Beach patterns

I could take a walk on the beach every morning of my life.

We’ve just come back from four days in Northumberland, staying in the coastal town of Alnmouth.  Each morning before breakfast, I’d walk down to the sands to be both stimulated and calmed by the dragging, pulsing action of the sea.

There was the patterning of the sands to enjoy.  Those banks of undulations extending as far as I could see.  The designs etched in different coloured sands upon the newly-flattened beach.  Shadows and reflections in shallow pools.  The changing colours of the sea and sky towards the horizon.

Other beach lovers walked in contemplative silence too.  Their dogs preferred to celebrate the long, wide space, and simply ran and ran.

Todays Ragtag Challenge is ‘Patterns’.

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The tale of the Jacob sheep and the copper beech

Mrs J with one of her lambs.

There are sheep at the bottom of the garden.  Jacob sheep, three of them.  And not so long ago, they gave birth to lambs – five between them.  We didn’t see this domestic drama.  They visit a neighbouring farm for ante-natal and delivery services.  But a fortnight ago, they all returned home, and relished the fresh grass, newly lush after the winter.

Last week, the large and spectacular copper beech at one end of their field virtually overnight burst into leaf. Naked twigs produced swelling leaf buds, and then…. almost instantly, delicate pinky-crimson leaves, practically translucent.  The Jacob sheep eyed them with interest.  Grass is all very well, but …. young beech leaves?  Oh yes!   Well worth craning your neck for!

Yesterday afternoon, one of the ewes and her two lambs popped over to inspect me as I walked down the drive.  They thought I might be John with a bucket of food (I had neither a beard nor a bucket, and it wasn’t the right time of day, but well, it was still worth a try).  I was, as ever, a big disappointment.  But it did remind the ewe that the copper beech was there beside me, its lowest branches just about reachable.  She reached up. She selected bunches of young leaves, chewed them, ate them.  Moved on a few yards and repeated the process.  Again and again.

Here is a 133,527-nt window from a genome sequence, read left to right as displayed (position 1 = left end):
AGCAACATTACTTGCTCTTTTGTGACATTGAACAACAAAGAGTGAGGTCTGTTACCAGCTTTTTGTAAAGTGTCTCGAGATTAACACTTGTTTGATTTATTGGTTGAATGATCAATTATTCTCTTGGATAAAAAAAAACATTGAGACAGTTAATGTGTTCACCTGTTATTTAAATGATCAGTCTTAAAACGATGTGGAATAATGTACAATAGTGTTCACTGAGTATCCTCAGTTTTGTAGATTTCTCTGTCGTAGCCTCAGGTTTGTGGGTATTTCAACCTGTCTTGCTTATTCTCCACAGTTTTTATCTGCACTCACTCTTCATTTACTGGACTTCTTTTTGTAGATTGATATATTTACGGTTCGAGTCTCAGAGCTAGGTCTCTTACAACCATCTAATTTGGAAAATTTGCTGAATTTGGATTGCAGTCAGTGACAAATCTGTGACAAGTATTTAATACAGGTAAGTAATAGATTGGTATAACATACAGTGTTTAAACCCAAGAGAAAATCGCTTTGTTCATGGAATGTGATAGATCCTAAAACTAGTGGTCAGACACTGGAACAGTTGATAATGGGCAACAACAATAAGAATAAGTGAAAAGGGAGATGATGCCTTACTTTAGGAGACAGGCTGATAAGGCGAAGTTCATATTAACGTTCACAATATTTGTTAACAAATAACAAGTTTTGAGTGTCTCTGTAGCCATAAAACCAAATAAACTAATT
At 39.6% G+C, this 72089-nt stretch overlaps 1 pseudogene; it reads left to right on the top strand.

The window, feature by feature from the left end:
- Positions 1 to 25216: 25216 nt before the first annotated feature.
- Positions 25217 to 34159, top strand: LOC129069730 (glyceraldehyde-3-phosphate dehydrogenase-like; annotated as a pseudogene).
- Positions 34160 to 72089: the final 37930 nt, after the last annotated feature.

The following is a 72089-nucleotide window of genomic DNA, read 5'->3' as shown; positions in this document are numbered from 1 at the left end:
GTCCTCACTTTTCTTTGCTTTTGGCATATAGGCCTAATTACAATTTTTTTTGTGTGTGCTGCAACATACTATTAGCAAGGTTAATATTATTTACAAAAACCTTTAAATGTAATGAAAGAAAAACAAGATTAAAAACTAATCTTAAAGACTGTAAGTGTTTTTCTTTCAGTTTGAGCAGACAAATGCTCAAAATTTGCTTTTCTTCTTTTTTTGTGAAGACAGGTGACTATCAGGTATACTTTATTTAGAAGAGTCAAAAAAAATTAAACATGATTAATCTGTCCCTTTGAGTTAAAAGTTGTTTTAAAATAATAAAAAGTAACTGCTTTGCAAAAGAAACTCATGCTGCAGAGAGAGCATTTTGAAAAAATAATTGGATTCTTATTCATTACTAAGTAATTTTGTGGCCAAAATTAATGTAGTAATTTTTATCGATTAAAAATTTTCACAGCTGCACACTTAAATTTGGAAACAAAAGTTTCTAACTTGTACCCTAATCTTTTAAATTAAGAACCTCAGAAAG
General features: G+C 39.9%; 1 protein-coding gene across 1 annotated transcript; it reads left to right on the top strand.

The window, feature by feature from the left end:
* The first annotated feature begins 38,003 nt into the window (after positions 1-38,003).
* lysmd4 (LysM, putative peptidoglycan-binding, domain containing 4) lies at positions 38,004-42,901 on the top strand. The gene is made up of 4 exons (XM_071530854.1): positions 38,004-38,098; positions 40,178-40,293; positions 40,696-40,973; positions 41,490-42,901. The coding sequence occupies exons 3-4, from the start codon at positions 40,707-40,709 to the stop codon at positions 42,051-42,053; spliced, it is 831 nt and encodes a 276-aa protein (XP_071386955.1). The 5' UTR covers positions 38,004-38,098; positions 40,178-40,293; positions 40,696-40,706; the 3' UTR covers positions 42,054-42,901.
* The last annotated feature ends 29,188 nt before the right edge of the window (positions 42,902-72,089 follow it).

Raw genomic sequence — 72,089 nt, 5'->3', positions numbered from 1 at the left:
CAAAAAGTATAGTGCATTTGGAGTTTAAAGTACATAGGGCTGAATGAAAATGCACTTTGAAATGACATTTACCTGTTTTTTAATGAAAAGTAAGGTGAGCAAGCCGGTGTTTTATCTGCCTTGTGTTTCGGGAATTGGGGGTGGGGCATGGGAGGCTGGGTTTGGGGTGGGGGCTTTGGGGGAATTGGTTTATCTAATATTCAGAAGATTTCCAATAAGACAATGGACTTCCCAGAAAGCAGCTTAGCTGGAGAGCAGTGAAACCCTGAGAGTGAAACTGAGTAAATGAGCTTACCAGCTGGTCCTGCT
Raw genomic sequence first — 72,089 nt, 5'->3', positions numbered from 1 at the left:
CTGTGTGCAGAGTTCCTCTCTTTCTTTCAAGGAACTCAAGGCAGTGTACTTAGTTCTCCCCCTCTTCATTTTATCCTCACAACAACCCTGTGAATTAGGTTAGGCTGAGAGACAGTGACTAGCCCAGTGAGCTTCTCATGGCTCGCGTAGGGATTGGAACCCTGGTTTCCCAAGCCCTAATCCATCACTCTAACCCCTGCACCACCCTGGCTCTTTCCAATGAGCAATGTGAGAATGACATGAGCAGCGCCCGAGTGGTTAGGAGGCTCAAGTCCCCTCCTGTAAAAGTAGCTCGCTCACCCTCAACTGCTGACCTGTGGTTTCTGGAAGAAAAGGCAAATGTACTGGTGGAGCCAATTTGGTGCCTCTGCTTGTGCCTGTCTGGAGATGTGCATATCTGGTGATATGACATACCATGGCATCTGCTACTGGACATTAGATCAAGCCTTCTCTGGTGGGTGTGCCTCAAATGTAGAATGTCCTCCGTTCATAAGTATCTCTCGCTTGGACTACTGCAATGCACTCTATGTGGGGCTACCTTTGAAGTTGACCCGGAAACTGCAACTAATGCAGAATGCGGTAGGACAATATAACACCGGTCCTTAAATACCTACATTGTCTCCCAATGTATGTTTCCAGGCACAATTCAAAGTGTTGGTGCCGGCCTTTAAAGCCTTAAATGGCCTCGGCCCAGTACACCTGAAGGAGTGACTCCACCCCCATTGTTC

In a few days, those leaves will toughen up.  Got to take your pleasures while you can.  I hope her gourmandising didn’t give her a tummy ache.

I wonder if the apple tree will be next?

This is my entry for today’s Ragtag Challenge: gourmand.

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May is blue, white …. and yellow…..

Bluebell woods at Rpley.

May is blue and white.  May is the month when bluebells thrust their heads above the leaf mould of an English woodland and carpet it with a hazy sea of blue.  It’s when forget-me-nots flower in every vacant spot of earth, and wriggle through the cracks in paving stones. It’s when bluish-purple wisteria scrambles across old brickwork, gently waving its blooms in the light spring breeze. It’s when the  sky is often reliably and cloudlessly blue on a sunny afternoon.

May is hawthorn time.  May is lilac time.  May sees late-flowering wild garlic give place to bluebells .  Daisies take over.    White petals from pear, apple and cherry trees swirl gently to the ground.  And white woolly lambs play king-of-the-castle and run races in the fields.  Round here, sheep-identification markings are blue.

There’s plenty of space for yellow too.  Anyone spotted any dandelions?

A field near Pateley Bridge.

This is my response to today’s Ragtag Challenge: May.

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Identical?

I’ve never been much good at twiddling with the controls on my camera.  I even joined a photography course recently, in an effort to get to grips with apertures, shutter speeds and ISO controls.  But it just made my head hurt, and I reverted to ‘Automatic’ as my default modus operandi.  I decided I’m a snaphot-ist, not a photographer.